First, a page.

IWS Generator

Generator Sales

Phone Number: 01172 541069

How Many Watts Does A Live Band Use

  • Posted by:
  • Admin
  • Tags:
  • Posted date:
  • 25-03-2022
How Many Watts Does A Live Band Use

Power & Electrical Safety On Stage

How many watts does a live band use? If you have a live band playing at a wedding or music concert, it is essential that you provide the correct power supply to support the band requirements.

Staying safe while you are on stage is highly important. It's more than just a matter of ensuring that there are willing participants to catch you when you go for your end of show stage dive.

It's vital that you know how to properly handle the mains power that we all use on a daily basis. It's not only important so that you can deliver a great performance, but it is also vital for your health.

No matter the size, cost, or complexity of your live sound rig, the first thing that everyone thinks when they arrive at the venue they are performing is, where do I plug this in?

Depending on which venue you are attending, the answer can vary from a single wall socket all the way to a completely dedicated and professionally installed supply that is exclusively there for the use of performance.

These dedicated units should be fully tested and certified, and hopefully, you will have an appropriate connector that will allow you to hook yourself up to the system.

Whatever you encounter in a venue, you need to know the essentials to ensure that you keep yourself and other people safe.

How Many Watts Does A Live Band Use?

For portable live-sound systems, this means that you need to make sure that you are always using a suitable electrical supply. Secondly, make sure that you are using suitable equipment. Then finally, be completely competent with the connecting and usage of all that equipment, all while doing it safely.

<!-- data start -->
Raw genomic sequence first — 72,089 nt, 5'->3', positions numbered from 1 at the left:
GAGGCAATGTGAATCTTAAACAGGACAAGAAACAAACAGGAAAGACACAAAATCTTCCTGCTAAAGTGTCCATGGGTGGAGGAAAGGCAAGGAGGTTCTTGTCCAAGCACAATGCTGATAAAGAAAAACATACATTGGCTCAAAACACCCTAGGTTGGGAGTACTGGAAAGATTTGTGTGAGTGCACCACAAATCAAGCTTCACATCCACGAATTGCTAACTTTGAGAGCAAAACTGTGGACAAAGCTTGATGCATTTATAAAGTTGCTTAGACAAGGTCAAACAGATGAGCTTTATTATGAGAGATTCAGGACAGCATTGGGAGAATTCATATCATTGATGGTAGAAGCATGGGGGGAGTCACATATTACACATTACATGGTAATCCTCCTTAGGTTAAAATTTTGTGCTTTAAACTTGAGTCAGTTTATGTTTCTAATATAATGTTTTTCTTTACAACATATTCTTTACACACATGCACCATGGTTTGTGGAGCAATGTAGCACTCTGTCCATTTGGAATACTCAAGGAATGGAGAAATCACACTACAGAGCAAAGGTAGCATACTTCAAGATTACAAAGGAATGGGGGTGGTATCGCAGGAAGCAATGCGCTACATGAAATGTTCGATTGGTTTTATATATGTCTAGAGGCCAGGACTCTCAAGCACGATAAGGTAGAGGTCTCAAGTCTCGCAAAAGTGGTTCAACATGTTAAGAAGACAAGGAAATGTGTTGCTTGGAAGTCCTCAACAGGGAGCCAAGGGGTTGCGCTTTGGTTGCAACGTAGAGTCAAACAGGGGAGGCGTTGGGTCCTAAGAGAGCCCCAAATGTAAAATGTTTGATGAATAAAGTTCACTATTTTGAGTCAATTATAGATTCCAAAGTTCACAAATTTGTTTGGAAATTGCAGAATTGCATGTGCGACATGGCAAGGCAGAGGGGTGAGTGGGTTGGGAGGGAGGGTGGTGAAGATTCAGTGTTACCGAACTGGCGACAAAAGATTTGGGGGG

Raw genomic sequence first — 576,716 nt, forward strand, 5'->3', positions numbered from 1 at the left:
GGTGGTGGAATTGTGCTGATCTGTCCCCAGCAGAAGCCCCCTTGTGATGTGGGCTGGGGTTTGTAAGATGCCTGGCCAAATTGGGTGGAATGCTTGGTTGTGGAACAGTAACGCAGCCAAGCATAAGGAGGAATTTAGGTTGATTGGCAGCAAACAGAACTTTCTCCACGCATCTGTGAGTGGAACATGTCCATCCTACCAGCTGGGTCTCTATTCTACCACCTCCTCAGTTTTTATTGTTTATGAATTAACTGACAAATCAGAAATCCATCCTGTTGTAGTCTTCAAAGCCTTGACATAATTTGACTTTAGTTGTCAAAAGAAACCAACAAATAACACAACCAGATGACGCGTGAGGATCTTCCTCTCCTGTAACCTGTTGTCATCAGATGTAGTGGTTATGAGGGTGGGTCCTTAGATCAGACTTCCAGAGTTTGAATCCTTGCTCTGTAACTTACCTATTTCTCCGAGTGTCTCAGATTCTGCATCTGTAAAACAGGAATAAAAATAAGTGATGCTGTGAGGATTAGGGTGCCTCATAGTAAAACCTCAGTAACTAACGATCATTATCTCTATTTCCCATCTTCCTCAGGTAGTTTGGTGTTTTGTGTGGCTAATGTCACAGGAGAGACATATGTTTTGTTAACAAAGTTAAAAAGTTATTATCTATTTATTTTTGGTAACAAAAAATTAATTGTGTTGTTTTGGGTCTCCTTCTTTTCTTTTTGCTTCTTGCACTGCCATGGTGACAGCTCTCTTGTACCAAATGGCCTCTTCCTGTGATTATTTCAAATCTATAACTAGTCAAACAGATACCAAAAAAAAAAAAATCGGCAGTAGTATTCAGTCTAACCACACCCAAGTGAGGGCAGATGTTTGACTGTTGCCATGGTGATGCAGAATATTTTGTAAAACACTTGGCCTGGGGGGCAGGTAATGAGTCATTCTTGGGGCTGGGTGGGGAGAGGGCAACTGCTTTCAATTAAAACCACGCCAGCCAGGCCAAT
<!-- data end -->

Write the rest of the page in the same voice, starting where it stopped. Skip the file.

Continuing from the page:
How Much Power Does A Live Band Use?

Working Out Power Requirements

One common mistake made by live music performers is that the audio output power is the same as the mains power required to operate the gear.

If amplifiers were always 100% efficient, then, in theory, it would be possible to use the mains power as audio output power.

Unfortunately, this is not exactly the case.This is because some of the power used by the amplifier is wasted; it disperses as heat.

An average active full-range speaker, along with built-in amp modules that are rated around 240 Watts audio output, would have a mains power outage of around 350 Watts.

A helpful rule to use if you do not have the manufacturer's stated figures to hand is to multiply the audio output figure by 1.4. This should give you a general idea of how much mains power will be needed. Then divide this number by 230 to find the current consumption.